Photo Credit to AllWorldAuto
A weak dollar and strong yen has Nissan restating its profits to miss its estimates by as much as 30%. From weak sales in the US due to currency prices and a weak economy in general, Nissan is showing its reliance on the US market. Net income will fall from 482.3 Billion yen last year to a paltry 340 billion yen in the fiscal year that ended March 31.
All Japanese automakers feel the pain
The financial performance has little to do with the ongoing operations of Nissan. Both Honda and Toyota have also taken similar steps to lower earnings expectations as the yen continues to gain against the US Dollar. All eight of Japan’s car makers are expecting earnings to fall this year with the rising yen. Japanese automakers did particularly well last year with a devalued yen keeping exports cheap and guaranteeing that Japanese cars were some of the cheapest on the lot.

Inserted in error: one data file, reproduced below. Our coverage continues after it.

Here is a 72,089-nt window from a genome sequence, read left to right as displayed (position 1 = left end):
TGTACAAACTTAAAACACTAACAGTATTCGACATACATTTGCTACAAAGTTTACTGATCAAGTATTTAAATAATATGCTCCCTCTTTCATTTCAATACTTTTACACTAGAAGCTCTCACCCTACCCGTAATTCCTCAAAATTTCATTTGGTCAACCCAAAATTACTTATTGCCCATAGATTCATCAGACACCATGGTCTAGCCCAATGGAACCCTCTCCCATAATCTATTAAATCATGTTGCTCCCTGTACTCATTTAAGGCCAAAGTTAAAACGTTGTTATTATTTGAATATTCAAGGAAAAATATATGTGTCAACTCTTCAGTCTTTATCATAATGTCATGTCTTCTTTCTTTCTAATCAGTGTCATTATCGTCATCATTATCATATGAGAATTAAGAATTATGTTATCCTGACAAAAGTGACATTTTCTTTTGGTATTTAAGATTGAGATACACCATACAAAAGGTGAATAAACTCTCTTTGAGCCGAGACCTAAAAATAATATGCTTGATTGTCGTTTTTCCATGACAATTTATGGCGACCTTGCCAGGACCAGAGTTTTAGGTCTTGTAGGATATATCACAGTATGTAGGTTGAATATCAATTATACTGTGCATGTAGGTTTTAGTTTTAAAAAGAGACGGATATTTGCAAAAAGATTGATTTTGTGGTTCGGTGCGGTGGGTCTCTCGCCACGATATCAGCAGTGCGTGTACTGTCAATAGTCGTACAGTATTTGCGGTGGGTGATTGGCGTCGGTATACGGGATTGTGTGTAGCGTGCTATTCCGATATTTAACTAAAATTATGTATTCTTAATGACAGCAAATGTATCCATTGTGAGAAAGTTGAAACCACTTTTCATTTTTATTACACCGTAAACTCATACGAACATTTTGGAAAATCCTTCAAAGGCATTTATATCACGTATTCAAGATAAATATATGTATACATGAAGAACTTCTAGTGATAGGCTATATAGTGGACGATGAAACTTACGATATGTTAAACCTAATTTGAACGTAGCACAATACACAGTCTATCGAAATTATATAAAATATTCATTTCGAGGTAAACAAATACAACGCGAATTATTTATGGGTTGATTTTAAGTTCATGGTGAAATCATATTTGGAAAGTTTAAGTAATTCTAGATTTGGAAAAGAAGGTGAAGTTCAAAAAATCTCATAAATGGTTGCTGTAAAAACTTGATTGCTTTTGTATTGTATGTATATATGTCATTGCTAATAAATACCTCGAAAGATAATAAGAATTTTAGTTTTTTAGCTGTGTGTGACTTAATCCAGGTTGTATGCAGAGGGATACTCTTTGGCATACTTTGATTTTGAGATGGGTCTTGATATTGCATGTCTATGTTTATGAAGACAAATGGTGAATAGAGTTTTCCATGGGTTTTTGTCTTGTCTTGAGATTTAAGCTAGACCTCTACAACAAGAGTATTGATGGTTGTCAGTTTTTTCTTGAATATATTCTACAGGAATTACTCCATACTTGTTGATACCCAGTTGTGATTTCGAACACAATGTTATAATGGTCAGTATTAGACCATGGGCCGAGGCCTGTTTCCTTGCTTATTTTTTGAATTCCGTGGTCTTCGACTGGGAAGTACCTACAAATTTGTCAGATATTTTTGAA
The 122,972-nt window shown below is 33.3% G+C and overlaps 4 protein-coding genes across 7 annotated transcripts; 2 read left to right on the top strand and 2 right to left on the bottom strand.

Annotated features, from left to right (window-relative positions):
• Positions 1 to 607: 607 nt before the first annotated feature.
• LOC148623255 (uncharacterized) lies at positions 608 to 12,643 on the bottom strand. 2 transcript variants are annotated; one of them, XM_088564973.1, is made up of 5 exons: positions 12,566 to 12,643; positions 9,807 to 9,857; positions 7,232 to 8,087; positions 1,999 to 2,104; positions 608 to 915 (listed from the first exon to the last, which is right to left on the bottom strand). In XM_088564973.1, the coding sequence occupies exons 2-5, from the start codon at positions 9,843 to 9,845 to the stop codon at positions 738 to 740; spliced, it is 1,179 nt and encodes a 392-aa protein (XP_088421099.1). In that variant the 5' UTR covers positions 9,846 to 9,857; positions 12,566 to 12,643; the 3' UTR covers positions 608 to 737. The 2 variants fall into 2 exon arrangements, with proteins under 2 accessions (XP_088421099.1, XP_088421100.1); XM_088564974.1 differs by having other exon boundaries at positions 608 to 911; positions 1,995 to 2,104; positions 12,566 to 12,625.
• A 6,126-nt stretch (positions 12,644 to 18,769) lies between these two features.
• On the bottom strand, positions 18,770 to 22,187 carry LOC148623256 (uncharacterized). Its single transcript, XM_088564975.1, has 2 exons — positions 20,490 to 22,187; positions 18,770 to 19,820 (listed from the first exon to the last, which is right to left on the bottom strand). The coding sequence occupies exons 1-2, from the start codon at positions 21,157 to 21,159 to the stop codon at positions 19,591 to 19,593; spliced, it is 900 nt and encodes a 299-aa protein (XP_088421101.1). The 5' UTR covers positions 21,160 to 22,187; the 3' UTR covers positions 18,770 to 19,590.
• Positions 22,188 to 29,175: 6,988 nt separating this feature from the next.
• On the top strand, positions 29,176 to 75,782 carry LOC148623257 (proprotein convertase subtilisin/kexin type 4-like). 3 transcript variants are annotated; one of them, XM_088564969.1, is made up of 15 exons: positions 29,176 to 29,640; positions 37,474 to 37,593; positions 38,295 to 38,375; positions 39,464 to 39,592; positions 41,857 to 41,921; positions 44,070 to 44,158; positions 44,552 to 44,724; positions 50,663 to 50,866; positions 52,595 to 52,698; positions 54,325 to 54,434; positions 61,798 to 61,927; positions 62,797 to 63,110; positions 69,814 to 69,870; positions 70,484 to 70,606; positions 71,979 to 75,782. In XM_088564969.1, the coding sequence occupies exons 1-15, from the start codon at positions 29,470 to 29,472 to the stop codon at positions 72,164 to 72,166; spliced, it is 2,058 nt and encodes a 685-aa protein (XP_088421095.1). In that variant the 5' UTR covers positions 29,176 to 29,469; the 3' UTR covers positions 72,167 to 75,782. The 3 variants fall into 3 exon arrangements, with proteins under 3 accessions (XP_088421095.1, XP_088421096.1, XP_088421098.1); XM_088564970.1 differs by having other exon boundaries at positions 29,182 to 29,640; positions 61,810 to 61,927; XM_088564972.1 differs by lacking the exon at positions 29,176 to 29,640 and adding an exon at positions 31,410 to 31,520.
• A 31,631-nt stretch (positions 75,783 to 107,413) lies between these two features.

US companies show profits
This news also comes after the same quarter in which Ford showed a surprise profit of $100 Million. It is likely that the company is benefiting from high costs overseas, allowing it to compete with foreign cars that do not come with the same pension cost baggage.
For the individual investor, it is comforting to see for that the changes are not within one company, but instead the dynamics of an entire market. Though Nissan is posting lower earnings, so are the remainder of Japanese automakers, and they all have a similar explanation: their exports are becoming more expensive to the rest of the world as the yen heats up.